These hallowed organizations have become legendary in their own right due to the passion their members have for their prospective new homeland. Their ferocity in battle, technical and tactical prowess, and dedication to completing their mission regardless of the obstacles have more than earned the admiration of their government and new countrymen. This reinvigorated new immigrant population is something Georgia can only benefit from. However, the construction of this force should follow the example of both military units.
Initially, a pair of rifle companies, under the direct leadership of Georgian officers, would need to be established. A minimum contract term, potentially 3 or 4 years’ service, would need to be mandatory and only upon completion of this would full citizenship be granted. Expats and immigrants seeking service would be eligible but only accepted upon passing initial entry training.
This training should be modeled to educate individuals ignorant of even the most elementary of military matters to become proficient soldiers. In addition, constant Georgian language, culture, and history classes would periodically break up the intense training regimen. The minimum requirement for completion of initial training would not be far from that of some special operations forces. As this unit will have much demanded of it, it will be required to operate in a wide variety of environments and earn its own honor.
In order to distinguish them from regular army units, a distinctive insignia would be required to inspire esprit de corps and encourage continued cohesion. Discipline and regulation may be stricter for this unit of foreigners, as many may come from civilian or even troubled backgrounds, seeking reformation. In fact, the unit may even warrant its own barracks and sector of military installation, separate from the main Georgian military. For the foreigners enlisted in the unit, relationships or marriage cannot be an option during their service.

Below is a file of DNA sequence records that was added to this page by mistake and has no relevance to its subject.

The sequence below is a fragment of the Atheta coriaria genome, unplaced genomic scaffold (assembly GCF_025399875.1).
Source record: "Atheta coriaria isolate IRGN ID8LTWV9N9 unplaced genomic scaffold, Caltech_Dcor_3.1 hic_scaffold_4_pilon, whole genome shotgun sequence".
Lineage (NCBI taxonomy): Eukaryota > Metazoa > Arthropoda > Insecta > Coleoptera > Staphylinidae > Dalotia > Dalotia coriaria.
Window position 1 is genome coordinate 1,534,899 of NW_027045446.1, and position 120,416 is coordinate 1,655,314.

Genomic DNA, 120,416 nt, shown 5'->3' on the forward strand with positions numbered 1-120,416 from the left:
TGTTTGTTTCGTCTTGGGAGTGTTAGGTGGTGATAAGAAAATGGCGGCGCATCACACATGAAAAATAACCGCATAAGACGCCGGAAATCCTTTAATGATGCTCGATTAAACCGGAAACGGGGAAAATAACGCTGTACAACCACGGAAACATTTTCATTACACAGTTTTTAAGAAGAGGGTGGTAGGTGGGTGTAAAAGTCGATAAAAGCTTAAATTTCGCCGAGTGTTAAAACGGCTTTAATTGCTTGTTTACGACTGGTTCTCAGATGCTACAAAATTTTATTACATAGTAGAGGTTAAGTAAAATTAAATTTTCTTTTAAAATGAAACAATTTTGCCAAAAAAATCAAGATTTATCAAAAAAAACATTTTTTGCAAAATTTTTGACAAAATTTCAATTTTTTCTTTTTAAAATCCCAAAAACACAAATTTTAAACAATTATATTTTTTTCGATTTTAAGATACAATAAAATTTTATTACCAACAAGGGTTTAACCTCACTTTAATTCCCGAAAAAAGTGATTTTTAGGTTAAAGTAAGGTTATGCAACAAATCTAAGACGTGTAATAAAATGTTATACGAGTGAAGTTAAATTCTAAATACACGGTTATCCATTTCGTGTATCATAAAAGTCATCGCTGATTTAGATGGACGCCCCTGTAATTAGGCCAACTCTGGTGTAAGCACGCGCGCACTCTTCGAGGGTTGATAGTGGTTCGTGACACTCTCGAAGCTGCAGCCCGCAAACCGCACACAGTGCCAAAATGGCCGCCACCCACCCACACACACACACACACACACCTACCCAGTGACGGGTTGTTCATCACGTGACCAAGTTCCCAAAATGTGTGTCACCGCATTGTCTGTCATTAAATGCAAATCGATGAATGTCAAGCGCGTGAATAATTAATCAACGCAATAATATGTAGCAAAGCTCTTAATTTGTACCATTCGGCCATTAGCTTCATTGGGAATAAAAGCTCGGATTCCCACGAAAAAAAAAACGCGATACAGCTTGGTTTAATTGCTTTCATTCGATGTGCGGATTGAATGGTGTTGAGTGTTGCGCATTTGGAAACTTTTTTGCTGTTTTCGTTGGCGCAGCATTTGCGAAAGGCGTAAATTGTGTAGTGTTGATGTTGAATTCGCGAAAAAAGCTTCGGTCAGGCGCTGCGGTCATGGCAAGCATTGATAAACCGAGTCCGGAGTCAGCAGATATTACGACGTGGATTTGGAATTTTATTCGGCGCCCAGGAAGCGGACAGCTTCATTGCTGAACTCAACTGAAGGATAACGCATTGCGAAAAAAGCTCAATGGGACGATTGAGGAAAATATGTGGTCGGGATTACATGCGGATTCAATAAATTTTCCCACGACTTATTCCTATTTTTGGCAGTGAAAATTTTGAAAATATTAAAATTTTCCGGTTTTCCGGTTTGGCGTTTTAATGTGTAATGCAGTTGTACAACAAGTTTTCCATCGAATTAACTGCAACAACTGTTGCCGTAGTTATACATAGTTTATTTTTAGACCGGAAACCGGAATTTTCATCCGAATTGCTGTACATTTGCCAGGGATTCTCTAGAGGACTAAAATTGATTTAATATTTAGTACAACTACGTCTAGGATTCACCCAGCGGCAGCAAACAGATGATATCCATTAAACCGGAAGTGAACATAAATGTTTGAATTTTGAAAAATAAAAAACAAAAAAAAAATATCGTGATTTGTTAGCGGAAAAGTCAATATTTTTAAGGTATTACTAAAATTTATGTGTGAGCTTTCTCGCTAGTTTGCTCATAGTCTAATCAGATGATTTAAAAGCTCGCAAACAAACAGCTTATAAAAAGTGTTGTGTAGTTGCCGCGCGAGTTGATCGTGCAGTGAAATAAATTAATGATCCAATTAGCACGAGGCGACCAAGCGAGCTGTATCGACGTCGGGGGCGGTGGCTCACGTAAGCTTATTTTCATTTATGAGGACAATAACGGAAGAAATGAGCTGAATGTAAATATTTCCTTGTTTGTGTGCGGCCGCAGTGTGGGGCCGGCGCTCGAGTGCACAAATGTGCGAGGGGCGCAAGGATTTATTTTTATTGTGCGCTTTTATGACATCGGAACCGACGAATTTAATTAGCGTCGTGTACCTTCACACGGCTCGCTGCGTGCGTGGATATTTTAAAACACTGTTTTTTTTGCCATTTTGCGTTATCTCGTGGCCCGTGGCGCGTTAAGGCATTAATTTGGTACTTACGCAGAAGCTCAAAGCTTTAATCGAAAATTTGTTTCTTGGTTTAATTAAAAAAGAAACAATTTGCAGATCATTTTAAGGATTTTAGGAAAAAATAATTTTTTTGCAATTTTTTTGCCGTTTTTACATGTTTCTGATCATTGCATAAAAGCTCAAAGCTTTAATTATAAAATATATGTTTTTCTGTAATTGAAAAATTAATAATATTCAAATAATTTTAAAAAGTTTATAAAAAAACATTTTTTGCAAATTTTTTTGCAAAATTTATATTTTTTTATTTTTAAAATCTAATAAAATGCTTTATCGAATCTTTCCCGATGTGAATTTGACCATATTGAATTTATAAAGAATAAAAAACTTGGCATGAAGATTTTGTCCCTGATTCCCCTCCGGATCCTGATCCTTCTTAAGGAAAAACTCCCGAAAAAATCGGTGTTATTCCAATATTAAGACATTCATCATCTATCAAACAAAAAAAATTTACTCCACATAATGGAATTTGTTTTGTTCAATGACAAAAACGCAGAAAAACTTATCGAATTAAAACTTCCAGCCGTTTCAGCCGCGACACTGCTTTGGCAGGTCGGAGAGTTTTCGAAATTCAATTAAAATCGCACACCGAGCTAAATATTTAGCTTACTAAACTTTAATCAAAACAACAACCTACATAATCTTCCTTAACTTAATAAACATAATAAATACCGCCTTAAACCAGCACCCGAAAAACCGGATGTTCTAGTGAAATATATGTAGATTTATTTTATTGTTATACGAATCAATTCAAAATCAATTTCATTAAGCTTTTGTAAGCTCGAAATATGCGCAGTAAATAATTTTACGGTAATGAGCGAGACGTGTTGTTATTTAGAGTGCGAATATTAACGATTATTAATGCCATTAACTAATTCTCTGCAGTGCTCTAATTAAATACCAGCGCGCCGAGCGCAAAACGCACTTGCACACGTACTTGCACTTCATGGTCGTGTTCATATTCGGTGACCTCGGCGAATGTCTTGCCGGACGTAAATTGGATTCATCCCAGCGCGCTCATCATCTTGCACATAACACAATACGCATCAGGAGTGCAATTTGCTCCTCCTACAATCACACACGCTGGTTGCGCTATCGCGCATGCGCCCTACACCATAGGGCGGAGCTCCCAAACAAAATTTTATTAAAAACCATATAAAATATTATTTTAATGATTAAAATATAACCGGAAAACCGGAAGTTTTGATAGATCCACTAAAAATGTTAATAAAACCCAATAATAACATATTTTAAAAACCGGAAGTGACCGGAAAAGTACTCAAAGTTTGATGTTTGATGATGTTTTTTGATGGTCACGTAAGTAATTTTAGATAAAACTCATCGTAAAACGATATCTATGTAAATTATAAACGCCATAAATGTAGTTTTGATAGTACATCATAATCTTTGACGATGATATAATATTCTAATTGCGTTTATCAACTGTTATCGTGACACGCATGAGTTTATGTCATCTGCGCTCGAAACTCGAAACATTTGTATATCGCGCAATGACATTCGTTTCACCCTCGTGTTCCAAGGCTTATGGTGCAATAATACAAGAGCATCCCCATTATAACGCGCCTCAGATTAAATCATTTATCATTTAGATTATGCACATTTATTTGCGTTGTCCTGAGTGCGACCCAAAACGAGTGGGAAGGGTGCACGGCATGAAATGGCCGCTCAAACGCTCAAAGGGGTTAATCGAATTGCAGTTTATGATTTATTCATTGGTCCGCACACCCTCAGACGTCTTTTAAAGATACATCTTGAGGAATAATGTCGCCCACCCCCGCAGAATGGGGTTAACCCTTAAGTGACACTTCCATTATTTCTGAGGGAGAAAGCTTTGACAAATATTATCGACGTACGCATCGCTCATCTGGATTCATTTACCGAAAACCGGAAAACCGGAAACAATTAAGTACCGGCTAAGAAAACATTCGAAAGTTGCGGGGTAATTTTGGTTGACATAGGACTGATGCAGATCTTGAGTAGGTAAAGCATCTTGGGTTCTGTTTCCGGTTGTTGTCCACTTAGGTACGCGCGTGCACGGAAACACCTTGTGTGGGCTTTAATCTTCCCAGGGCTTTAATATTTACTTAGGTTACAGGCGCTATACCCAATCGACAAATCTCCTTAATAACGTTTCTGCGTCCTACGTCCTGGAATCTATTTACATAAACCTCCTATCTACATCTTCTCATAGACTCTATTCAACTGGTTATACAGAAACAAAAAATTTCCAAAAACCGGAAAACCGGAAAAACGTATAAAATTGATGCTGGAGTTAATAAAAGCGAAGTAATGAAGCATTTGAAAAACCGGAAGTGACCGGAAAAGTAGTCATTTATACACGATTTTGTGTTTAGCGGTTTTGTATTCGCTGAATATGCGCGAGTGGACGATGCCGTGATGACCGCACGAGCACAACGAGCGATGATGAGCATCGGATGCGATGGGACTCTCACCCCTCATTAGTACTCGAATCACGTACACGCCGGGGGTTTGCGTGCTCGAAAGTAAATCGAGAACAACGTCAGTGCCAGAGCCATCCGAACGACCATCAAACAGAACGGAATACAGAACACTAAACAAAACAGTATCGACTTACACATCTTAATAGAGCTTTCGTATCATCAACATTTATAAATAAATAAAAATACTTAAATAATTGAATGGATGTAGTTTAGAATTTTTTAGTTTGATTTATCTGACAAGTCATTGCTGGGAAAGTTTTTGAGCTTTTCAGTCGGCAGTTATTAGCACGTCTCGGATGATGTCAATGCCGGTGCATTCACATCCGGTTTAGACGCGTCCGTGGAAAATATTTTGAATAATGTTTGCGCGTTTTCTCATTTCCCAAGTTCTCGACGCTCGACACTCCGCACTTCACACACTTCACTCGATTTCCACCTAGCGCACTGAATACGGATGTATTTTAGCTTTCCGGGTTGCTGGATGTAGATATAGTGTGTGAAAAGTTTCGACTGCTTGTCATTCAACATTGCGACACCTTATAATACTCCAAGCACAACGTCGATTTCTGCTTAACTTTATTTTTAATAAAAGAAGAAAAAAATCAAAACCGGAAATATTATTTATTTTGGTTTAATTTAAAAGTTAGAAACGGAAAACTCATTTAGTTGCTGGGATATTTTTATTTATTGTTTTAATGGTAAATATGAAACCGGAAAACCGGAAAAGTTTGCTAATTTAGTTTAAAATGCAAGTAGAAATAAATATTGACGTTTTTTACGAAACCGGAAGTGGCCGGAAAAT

For deployments, just like 32 Battalion and the Foreign Legion, they would be the tip of the spear alongside Georgia’s SOF elements. Operating as a light and highly maneuverable infantry unit, they would have immense operational and tactical bandwidth on the ground. Working with Georgian and NATO combat support units, they would provide a 24-hour rapid response unit for both international and domestic missions. Should individuals decide to remain in service after their initial contract, they may be eligible for transfer to the regular Georgian army of SOF units.
Organizational command would fall under the Ministry of Defense as a separate Georgian Legion Command. Their budget would need to be separate, and possibly less than standard units initially. A 12-year pilot program would gauge the effectiveness of the unit and determine if further investment is necessary. Should it warrant the investment, a new branch of the Georgian ground forces would be permanently established.
This type of organization and the added benefits of foreign recruitment would be an immense growth point for Georgia. Being a country that those who favor the rigors of the outdoors as well as the culture and lifestyle are gravitating to more and more, it would provide an honorable and duty-driven pathway for those willing to commit to the nation to become contributing members of Georgian society. Georgian hospitality is renowned as the most accepting and warm in all of Europe and Asia. Embracing those willing to sacrifice everything for their new home is only a natural addition to this unique cultural phenomenon.
Analysis by Michael Godwin